Government is often the most important force in addressing pressing global problems, and there are many positions that seem to offer a good network and a great deal of influence relative to how competitive they are.
In this category, we usually recommend that people aim to develop expertise in an area relevant to one of our priority problems and then take any government or policy job where you can help to improve policy relevant to that problem. Another option is to first develop policy relevant career capital (perhaps by working in a generalist policy job) and then use the skills and experience you’ve developed to work on a high-priority problem later in your career.
If you’re a US citizen, working on US federal policy can be particularly valuable because the US federal government is so large and has so much influence over many of our priority problems. People whose career goal is to influence the US federal government often switch between many different types of roles as they advance. In the US, many types of roles that can lead to a big impact on our priority problems fit into one of the following four categories. (We focus on the US here because of its influence. We think working in policy can also be quite valuable in other countries, although the potential career paths look slightly different.)
Working in the executive branch such as the Defense Department, the State Department, intelligence agencies, or the White House. We don’t yet have a review of executive branch careers but our article on US AI policy careers also makes a more general case for the promise of working in the US federal government. (See also our profile on the UK civil service) Note, though, that in the US top executive branch officials are often hired from outside the traditional career civil service. So even if your goal is to eventually be a top executive branch official, the best path might include spending much of your career in other types of roles, including those we describe next (but also including other roles such as some in the private sector) .
Working as a congressional staffer. Congressional staffers can have a lot of influence over legislation, especially if they work on a committee relevant to one of our priority problems. It’s possible to achieve seniority and influence as a Congressional staffer surprisingly quickly. Our impression, though, is that the very top staffers often have graduate degrees, sometimes including degrees from top law schools. From this path it’s also common to move into the executive branch, or to seek elected office.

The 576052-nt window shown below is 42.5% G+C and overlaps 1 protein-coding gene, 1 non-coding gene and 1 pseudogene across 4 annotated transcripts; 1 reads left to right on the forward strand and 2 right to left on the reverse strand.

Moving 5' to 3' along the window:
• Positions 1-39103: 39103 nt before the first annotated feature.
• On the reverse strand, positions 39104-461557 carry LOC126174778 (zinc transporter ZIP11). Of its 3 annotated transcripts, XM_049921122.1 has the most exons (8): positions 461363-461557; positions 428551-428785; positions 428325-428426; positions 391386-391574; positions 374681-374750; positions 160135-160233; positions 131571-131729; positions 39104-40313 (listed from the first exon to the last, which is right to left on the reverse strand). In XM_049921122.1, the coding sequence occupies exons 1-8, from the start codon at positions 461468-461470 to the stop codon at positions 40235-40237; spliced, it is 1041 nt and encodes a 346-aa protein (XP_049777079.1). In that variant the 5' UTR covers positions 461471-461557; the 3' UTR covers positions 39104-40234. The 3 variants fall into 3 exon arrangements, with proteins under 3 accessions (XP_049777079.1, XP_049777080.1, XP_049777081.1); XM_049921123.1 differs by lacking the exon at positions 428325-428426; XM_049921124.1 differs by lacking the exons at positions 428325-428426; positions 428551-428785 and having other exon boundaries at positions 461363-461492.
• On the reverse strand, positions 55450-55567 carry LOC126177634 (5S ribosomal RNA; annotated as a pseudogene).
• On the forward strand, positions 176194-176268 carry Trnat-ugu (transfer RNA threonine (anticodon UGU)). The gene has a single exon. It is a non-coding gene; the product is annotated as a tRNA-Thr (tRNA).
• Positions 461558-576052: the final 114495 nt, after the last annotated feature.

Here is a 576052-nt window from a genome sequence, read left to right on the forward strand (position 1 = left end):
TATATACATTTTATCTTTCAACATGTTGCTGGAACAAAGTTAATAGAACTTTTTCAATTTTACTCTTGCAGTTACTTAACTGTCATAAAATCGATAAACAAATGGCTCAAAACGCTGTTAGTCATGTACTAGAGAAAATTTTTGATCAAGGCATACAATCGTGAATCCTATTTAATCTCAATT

Working for a political campaign. We doubt that political campaign work is the highest impact option in the long run but if the candidate you work for wins this can be a great way to get a high-impact staff position. For example, some of the top people who work on a winning presidential campaign eventually get high-impact positions in the White House or elsewhere in the executive branch. This is a high-risk strategy because it only pays off if your candidate wins and, even then, not everybody on the campaign staff will get influential jobs or jobs in the areas they care about. Running for office yourself involves a similar high-risk, righ-reward dynamic.
Influencer positions outside of government, covering policy research and advocacy. For example, you might work at a think tank or a company interested in a relevant policy area. In a job like this, you might be able to: develop original proposals for policy improvements, lobby for specific policies, generally influence the conversation about a policy area, bring an area to the attention of policymakers, etc. You can also often build expertise and connections to let you switch into the executive branch, a campaign, or other policy positions. For many areas of technical policy, especially AI policy, we’d particularly like to emphasise jobs in industry. Working at a top company in an industry can sometimes be the best career capital for policy positions relevant to that industry. In machine learning in particular, some of the best policy research is being done at industry labs, like OpenAI’s and DeepMind’s. Journalists can also be very influential but our impression is that there is not as clear of a path from working as a journalist to getting other policy jobs.
In the UK, the options are similar. One difference is that there is more separation between political careers and careers in the civil service (which is the equivalent of the executive branch). A second difference is that the UK Ministry of Defence has less power in government than the US Defense Department does. This means that roles outside of national security are comparatively more influential in the UK than in the US Read more in our profiles on UK civil service careers and UK party political careers. (Both are unfortunately somewhat out of date but still provide useful information).
People also often start policy careers by doing graduate studies in an area that’s relevant to the type of policy you want to work on. In the US, it’s also common to enter from law school, a master of public policy, or a career in business.
Some especially relevant areas of policy expertise to gain and work within include: technology policy; security studies; international relations, especially China-West relations; and public health with a focus on pandemics and bioterrorism.
There are many government positions that require a wide range of skill types, so there should be some options in this category for nearly everyone. For instance, think tank roles involve more analytical skills (though more applied than the pure research pathway), while more political positions require relatively good social skills. Some positions are very intense and competitive, while many government positions offer reasonable work-life balance and some don’t have very tough entry conditions.